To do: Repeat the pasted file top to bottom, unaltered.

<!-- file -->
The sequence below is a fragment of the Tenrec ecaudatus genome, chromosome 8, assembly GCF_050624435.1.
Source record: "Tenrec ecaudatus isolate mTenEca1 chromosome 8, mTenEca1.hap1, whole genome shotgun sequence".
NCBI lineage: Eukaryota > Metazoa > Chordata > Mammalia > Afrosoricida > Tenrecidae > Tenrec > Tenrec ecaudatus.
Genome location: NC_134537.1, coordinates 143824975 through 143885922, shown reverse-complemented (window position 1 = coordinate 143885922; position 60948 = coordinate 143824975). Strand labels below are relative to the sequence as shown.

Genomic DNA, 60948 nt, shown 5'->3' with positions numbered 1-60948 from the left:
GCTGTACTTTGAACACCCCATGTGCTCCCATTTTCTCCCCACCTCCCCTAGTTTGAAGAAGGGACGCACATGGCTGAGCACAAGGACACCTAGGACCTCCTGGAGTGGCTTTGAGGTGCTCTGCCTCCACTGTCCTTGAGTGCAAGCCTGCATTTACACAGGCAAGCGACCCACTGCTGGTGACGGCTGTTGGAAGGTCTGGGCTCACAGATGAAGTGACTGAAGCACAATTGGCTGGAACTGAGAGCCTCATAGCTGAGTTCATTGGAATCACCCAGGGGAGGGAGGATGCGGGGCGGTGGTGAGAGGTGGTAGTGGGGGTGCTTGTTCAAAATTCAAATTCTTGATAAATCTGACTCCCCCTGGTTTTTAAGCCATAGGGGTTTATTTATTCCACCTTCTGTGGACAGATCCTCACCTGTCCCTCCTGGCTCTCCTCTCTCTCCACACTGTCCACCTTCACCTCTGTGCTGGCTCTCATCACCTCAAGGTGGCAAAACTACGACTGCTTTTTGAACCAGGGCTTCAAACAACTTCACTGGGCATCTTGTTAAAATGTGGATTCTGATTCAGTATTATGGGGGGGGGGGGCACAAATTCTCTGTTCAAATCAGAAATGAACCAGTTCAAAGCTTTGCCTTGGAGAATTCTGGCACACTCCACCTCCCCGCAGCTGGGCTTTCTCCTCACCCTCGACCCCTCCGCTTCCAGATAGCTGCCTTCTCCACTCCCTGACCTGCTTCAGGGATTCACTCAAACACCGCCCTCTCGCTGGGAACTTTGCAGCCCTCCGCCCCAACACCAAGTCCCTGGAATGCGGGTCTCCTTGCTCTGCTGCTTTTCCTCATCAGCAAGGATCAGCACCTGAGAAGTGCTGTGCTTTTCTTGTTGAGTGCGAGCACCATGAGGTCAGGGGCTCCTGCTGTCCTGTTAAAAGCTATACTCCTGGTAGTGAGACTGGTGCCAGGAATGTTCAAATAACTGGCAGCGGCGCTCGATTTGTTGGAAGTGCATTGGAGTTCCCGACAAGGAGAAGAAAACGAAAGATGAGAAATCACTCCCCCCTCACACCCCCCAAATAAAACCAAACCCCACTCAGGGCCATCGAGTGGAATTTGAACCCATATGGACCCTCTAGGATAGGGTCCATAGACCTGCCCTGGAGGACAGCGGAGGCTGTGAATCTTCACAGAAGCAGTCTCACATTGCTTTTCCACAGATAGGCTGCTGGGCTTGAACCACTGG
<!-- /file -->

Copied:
The sequence below is a fragment of the Tenrec ecaudatus genome, chromosome 8, assembly GCF_050624435.1.
Source record: "Tenrec ecaudatus isolate mTenEca1 chromosome 8, mTenEca1.hap1, whole genome shotgun sequence".
NCBI lineage: Eukaryota > Metazoa > Chordata > Mammalia > Afrosoricida > Tenrecidae > Tenrec > Tenrec ecaudatus.
Genome location: NC_134537.1, coordinates 143824975 through 143885922, shown reverse-complemented (window position 1 = coordinate 143885922; position 60948 = coordinate 143824975). Strand labels below are relative to the sequence as shown.

Genomic DNA, 60948 nt, shown 5'->3' with positions numbered 1-60948 from the left:
GCTGTACTTTGAACACCCCATGTGCTCCCATTTTCTCCCCACCTCCCCTAGTTTGAAGAAGGGACGCACATGGCTGAGCACAAGGACACCTAGGACCTCCTGGAGTGGCTTTGAGGTGCTCTGCCTCCACTGTCCTTGAGTGCAAGCCTGCATTTACACAGGCAAGCGACCCACTGCTGGTGACGGCTGTTGGAAGGTCTGGGCTCACAGATGAAGTGACTGAAGCACAATTGGCTGGAACTGAGAGCCTCATAGCTGAGTTCATTGGAATCACCCAGGGGAGGGAGGATGCGGGGCGGTGGTGAGAGGTGGTAGTGGGGGTGCTTGTTCAAAATTCAAATTCTTGATAAATCTGACTCCCCCTGGTTTTTAAGCCATAGGGGTTTATTTATTCCACCTTCTGTGGACAGATCCTCACCTGTCCCTCCTGGCTCTCCTCTCTCTCCACACTGTCCACCTTCACCTCTGTGCTGGCTCTCATCACCTCAAGGTGGCAAAACTACGACTGCTTTTTGAACCAGGGCTTCAAACAACTTCACTGGGCATCTTGTTAAAATGTGGATTCTGATTCAGTATTATGGGGGGGGGGGGCACAAATTCTCTGTTCAAATCAGAAATGAACCAGTTCAAAGCTTTGCCTTGGAGAATTCTGGCACACTCCACCTCCCCGCAGCTGGGCTTTCTCCTCACCCTCGACCCCTCCGCTTCCAGATAGCTGCCTTCTCCACTCCCTGACCTGCTTCAGGGATTCACTCAAACACCGCCCTCTCGCTGGGAACTTTGCAGCCCTCCGCCCCAACACCAAGTCCCTGGAATGCGGGTCTCCTTGCTCTGCTGCTTTTCCTCATCAGCAAGGATCAGCACCTGAGAAGTGCTGTGCTTTTCTTGTTGAGTGCGAGCACCATGAGGTCAGGGGCTCCTGCTGTCCTGTTAAAAGCTATACTCCTGGTAGTGAGACTGGTGCCAGGAATGTTCAAATAACTGGCAGCGGCGCTCGATTTGTTGGAAGTGCATTGGAGTTCCCGACAAGGAGAAGAAAACGAAAGATGAGAAATCACTCCCCCCTCACACCCCCCAAATAAAACCAAACCCCACTCAGGGCCATCGAGTGGAATTTGAACCCATATGGACCCTCTAGGATAGGGTCCATAGACCTGCCCTGGAGGACAGCGGAGGCTGTGAATCTTCACAGAAGCAGTCTCACATTGCTTTTCCACAGATAGGCTGCTGGGCTTGAACCACTGG